Your body’s nutritional needs change during pregnancy. This is true whether you are vegetarian or not; but for vegetarian women, the nutritional shift may manifest a bit differently. Here are some other things that moms-to-be should know about a vegetarian pregnancy.
Again with the Protein
Your need for protein will increase. High protein intake is key to staving off pre-eclampsia and eclampsia, dangerous conditions in pregnancy. Also, proteins are important for building the unborn baby’s body.
There are plenty of protein-rich foods in a vegetarian diet, depending on the type of vegetarian you are. If you eat dairy products and eggs, those are good protein sources. If you don’t, nuts, seeds, tofu, whole grains, and legumes provide protein. Some vegetarians eat fish, which is a very rich protein source. It’s a good idea to increase your intake of these vegetarian protein sources during pregnancy.
During the first trimester of pregnancy, sources say you should eat about 100 extra calories a day, and an extra 300 or so in the second and third trimesters. But it’s not just calories for calories’ sake – those calories should come from nutritious foods. So popping in an extra couple of slices of cake is probably not a good way to get those calories in each day! Vegetarians can increase their intake of healthy foods to get those extra nutrients.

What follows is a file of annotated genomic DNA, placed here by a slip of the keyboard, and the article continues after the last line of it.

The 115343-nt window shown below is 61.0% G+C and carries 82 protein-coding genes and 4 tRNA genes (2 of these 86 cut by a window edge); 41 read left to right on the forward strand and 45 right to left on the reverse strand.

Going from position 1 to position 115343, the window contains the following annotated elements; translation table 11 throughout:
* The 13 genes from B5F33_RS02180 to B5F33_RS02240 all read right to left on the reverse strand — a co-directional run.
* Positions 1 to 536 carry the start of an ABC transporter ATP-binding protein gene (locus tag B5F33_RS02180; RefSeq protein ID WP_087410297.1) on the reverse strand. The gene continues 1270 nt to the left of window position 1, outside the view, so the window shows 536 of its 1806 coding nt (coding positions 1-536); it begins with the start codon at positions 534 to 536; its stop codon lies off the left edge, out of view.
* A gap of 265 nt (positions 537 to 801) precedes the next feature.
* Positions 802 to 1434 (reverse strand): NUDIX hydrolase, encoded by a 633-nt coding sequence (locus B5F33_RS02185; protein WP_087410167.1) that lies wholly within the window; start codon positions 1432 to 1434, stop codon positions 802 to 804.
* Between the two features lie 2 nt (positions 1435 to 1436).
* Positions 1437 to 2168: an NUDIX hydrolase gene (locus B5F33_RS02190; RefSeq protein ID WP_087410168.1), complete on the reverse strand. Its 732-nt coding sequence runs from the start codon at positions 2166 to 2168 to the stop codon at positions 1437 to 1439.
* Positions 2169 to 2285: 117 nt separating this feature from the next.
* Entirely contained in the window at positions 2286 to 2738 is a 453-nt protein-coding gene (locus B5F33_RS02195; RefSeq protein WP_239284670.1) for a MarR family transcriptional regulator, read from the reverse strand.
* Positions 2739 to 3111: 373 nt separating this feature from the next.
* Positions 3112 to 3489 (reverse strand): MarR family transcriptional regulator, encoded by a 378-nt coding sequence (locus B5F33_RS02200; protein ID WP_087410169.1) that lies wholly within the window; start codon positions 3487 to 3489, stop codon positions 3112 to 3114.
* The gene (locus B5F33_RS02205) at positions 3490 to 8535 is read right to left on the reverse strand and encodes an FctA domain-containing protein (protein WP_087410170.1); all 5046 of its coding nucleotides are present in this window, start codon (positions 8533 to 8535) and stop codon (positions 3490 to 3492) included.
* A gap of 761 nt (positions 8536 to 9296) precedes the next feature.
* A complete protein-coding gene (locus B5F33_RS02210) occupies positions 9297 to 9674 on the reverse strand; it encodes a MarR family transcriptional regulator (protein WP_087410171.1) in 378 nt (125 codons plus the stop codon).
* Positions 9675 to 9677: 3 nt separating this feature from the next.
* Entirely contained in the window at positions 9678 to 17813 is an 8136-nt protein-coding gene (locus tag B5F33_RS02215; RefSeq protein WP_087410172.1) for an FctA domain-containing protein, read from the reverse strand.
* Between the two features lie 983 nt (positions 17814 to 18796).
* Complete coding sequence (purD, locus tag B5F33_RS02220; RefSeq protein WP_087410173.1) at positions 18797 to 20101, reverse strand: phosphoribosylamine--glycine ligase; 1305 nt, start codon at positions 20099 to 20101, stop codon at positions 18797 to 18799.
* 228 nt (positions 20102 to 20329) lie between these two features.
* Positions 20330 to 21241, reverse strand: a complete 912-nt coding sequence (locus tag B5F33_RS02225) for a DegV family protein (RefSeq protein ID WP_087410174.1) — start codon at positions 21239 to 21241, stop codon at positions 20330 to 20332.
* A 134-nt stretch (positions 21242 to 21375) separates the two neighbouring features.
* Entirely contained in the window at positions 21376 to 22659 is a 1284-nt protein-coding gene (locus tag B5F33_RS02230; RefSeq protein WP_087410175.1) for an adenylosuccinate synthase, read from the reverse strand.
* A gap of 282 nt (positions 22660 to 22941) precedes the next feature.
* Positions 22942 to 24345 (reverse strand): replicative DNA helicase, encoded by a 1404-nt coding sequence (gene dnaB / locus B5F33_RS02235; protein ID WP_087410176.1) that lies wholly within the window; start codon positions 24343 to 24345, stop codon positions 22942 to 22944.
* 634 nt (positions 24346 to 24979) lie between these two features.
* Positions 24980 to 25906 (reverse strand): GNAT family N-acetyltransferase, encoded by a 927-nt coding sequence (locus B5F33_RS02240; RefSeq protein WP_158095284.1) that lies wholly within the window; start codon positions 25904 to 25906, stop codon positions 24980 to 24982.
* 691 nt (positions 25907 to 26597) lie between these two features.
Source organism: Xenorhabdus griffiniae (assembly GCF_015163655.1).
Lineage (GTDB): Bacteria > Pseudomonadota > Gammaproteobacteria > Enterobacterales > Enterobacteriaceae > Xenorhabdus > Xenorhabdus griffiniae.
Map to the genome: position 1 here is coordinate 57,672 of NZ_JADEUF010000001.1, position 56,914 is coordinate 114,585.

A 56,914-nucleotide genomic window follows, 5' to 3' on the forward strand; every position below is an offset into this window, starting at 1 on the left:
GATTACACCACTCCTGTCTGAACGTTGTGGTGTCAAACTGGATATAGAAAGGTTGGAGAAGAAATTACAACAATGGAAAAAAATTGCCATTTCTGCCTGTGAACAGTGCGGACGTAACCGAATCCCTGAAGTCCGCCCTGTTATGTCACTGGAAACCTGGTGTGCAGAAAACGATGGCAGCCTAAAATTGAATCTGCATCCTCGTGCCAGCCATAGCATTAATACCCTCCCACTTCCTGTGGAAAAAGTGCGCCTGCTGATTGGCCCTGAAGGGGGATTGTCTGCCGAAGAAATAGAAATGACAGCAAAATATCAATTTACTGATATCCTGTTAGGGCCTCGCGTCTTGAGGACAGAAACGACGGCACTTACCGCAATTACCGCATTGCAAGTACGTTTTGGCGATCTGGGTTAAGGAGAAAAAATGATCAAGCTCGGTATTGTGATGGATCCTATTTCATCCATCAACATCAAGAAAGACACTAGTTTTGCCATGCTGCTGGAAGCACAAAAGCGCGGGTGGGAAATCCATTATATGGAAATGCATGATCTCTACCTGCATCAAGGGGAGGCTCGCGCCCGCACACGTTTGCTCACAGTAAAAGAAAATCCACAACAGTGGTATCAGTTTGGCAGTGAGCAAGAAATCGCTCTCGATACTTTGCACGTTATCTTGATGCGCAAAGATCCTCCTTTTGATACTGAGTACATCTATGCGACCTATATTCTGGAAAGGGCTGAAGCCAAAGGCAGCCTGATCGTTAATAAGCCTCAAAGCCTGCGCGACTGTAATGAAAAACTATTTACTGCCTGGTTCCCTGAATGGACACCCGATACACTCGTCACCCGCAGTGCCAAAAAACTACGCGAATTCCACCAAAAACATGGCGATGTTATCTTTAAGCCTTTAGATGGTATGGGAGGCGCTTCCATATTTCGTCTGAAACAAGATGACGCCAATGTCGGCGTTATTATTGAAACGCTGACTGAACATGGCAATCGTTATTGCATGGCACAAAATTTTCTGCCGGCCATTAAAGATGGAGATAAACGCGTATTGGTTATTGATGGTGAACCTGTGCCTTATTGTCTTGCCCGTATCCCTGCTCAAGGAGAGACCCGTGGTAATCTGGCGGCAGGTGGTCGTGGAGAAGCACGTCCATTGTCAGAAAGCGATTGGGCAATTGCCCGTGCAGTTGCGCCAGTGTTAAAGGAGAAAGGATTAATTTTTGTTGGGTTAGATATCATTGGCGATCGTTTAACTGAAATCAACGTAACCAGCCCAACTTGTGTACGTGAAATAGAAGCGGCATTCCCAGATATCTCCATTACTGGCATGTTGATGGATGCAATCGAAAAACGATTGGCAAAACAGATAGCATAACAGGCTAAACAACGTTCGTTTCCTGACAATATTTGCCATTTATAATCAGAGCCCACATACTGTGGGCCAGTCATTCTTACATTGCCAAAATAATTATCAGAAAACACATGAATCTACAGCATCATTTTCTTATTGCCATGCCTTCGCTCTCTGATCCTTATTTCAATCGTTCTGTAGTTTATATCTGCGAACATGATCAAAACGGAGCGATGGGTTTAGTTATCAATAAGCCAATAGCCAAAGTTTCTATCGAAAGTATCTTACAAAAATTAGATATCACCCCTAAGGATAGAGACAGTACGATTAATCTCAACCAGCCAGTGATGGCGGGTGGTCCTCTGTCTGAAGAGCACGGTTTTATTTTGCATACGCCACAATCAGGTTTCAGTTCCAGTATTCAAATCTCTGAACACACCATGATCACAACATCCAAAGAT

Non-vegetarian women (and some vegetarian ones!) sometimes find themselves craving burgers and steaks during pregnancy, and that may be due to the body’s increased need for iron. Vegetarian women could increase their intake of dark green, leafy vegetables like spinach and kale, and combine them with a Vitamin C source (citrus fruits, cantaloupe, bell peppers, etc.) for optimal absorption. Caffeine, however, is reputed to inhibit iron absorption; so if you aren’t already avoiding caffeine, there’s another reason why you might want to do so.
Your doctor may suggest an iron supplement during your pregnancy if he or she thinks you are not getting enough in your diet and prenatal vitamins.
This is one of those vitally important minerals that vegetarians – especially those who don’t consume dairy – often wonder about. Interestingly, studies on various people groups around the world suggest that dairy products are not necessarily the best sources of calcium. The dark, leafy greens you’re already eating for iron will provide a lot of calcium, too – as will soybeans, tofu, and fruits like apricots and figs.